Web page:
Summertime is a gay season. What could be more queer than comfort and carefree days? You owe it to yourself to enjoy your summer months — and how? Why, with the gayest summer movies and TV shows you can get your hands on, of course.
Twice a month I host a video livestream where I talk to viewers about the books, movies, music and more that they’re obsessed with right now. During my most recent stream, we talked about summer-themed entertainment, and viewers shared some of their favorites.
Topping the list for some was the show The L Word, which included storylines set on a gay cruise. Though it aired around the same time as Queer as Folk, The L Word doesn’t always get the credit it deserves for bringing same-sex relationships to the screen at a time when Americans were still getting used to the idea that queer people should be allowed to exist.
There was also a lot of enthusiasm for Call Me By Your Name, the film that was on everyone’s lips last summer. One of the true summer movies, it’s set at a balmy Italian villa in 1983, perfectly capturing the highs and lows of a truly peachy summer.
Or you might go a bit further back to The Talented Mr. Ripley. A far more sinister film, it shows the lengths to which a dangerous man might go to protect himself. There are same-sex romances in the film, but be warned: Don’t expect to feel good about them.
For something a bit lighter, you might consider Psycho Beach Party. This Charles Busch film revels in the tropes of ’60s beach party films, with plenty of campy overacting and gender confusion. While the production might work best as a stage play, as a film it’s a gas.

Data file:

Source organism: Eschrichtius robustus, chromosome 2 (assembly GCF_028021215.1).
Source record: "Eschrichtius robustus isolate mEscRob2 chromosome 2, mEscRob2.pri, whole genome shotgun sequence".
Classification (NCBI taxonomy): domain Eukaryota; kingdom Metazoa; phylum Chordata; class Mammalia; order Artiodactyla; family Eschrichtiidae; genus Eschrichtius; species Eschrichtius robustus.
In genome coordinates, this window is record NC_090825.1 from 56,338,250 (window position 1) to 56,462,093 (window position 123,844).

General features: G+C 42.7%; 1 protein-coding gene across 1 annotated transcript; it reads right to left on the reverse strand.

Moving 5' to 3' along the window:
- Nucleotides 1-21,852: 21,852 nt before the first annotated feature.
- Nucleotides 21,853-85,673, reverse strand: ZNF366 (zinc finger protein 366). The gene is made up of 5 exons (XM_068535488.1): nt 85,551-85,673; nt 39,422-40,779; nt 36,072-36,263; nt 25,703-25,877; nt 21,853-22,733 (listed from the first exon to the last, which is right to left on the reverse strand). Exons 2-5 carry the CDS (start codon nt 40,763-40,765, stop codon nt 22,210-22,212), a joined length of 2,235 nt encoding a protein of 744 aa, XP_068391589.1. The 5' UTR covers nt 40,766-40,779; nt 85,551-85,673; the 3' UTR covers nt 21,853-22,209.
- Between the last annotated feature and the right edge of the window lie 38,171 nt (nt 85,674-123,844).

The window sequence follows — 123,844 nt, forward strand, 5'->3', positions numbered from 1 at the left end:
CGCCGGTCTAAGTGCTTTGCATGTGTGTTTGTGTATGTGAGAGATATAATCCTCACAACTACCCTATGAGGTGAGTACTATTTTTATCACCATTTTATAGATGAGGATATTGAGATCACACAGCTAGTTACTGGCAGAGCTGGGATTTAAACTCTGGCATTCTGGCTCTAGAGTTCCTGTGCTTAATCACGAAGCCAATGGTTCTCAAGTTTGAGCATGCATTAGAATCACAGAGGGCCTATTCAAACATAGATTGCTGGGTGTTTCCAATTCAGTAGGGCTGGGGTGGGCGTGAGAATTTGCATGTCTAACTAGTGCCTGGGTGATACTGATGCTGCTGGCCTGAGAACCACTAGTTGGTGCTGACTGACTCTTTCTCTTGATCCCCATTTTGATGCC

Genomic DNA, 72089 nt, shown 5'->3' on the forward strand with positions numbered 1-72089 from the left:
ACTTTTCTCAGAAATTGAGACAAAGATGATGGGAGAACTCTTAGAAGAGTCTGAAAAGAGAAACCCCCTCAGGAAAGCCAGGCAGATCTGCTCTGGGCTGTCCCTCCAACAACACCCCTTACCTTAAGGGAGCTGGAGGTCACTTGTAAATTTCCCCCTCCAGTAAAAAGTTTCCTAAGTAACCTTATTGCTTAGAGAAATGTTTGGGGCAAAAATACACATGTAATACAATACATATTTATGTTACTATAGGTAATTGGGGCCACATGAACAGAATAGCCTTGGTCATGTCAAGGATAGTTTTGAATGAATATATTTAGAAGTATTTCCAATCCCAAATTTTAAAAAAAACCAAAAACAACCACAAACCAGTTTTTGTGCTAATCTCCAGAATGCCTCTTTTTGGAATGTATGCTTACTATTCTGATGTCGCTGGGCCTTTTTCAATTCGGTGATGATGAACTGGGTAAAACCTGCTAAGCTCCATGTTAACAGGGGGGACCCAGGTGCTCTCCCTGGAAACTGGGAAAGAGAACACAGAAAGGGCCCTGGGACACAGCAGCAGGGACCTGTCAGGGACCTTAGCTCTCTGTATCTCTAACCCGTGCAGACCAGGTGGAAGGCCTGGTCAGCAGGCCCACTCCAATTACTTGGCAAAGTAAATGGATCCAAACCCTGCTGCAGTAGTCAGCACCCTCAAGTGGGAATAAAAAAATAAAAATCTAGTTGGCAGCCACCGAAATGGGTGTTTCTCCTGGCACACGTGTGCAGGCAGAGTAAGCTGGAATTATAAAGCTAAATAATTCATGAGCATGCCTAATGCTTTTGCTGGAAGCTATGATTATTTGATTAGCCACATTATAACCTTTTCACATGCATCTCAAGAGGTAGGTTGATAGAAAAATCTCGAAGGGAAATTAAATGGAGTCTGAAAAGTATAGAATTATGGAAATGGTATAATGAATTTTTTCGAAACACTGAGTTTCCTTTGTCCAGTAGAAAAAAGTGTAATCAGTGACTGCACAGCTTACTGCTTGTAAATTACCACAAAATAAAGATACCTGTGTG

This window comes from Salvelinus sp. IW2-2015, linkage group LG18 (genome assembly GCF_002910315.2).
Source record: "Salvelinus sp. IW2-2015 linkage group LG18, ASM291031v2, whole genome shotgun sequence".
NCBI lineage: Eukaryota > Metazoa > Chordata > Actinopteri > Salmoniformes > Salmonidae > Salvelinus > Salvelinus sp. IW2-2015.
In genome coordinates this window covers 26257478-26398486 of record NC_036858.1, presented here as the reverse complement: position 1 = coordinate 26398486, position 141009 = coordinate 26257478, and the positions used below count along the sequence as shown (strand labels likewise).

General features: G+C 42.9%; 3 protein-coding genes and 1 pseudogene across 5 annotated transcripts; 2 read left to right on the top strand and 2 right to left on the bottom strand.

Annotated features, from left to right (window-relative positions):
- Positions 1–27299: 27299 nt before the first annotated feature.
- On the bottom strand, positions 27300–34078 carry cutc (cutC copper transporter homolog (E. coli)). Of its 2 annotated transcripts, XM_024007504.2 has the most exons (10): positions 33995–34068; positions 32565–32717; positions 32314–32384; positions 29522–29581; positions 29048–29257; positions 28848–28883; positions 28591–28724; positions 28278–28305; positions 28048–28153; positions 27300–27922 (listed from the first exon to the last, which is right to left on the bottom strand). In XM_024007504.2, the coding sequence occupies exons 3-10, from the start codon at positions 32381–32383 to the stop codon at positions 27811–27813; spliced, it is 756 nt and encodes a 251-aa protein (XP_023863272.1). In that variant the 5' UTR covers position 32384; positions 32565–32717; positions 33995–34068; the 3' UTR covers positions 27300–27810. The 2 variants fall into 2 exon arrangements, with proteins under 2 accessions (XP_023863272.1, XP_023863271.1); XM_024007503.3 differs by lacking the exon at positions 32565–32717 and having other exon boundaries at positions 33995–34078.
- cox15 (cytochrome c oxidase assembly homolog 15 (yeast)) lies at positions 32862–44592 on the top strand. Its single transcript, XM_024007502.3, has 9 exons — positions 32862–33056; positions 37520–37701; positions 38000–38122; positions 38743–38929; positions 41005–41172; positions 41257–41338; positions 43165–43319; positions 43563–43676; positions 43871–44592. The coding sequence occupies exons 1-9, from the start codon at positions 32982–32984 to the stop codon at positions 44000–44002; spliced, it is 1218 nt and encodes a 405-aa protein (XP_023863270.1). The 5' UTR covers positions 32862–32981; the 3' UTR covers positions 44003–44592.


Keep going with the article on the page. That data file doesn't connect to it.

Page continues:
Or take a look at the movie Summer Storm — or Sommersturm in German. It’s a moody 2004 meditation on young men holding secrets from each other. It’s psychological and dramatic, and best enjoyed while thunder rumbles far away at twilight.
And if that’s up your alley, you might like The Way He Looks, too. It’s another international coming-of-age story, this time from Brazil, and focuses on the impossibility of depicting the awkward experience of coping with early romance.
Rounding out the list of recommendations at a place of dishonor is the movie Boat Trip, which loves to set up queer people as a punch line. Made by a pretty straight team, there’s little to appreciate here — it’s only on the list as a warning to avoid. You don’t want to ruin a day of summer movies with a turkey like that.
And of course there’s no reason you can only enjoy these experiences in the summer time! Even if it’s the dead of winter, there’s never a wrong time to leap into a fair-weather romp with queer characters.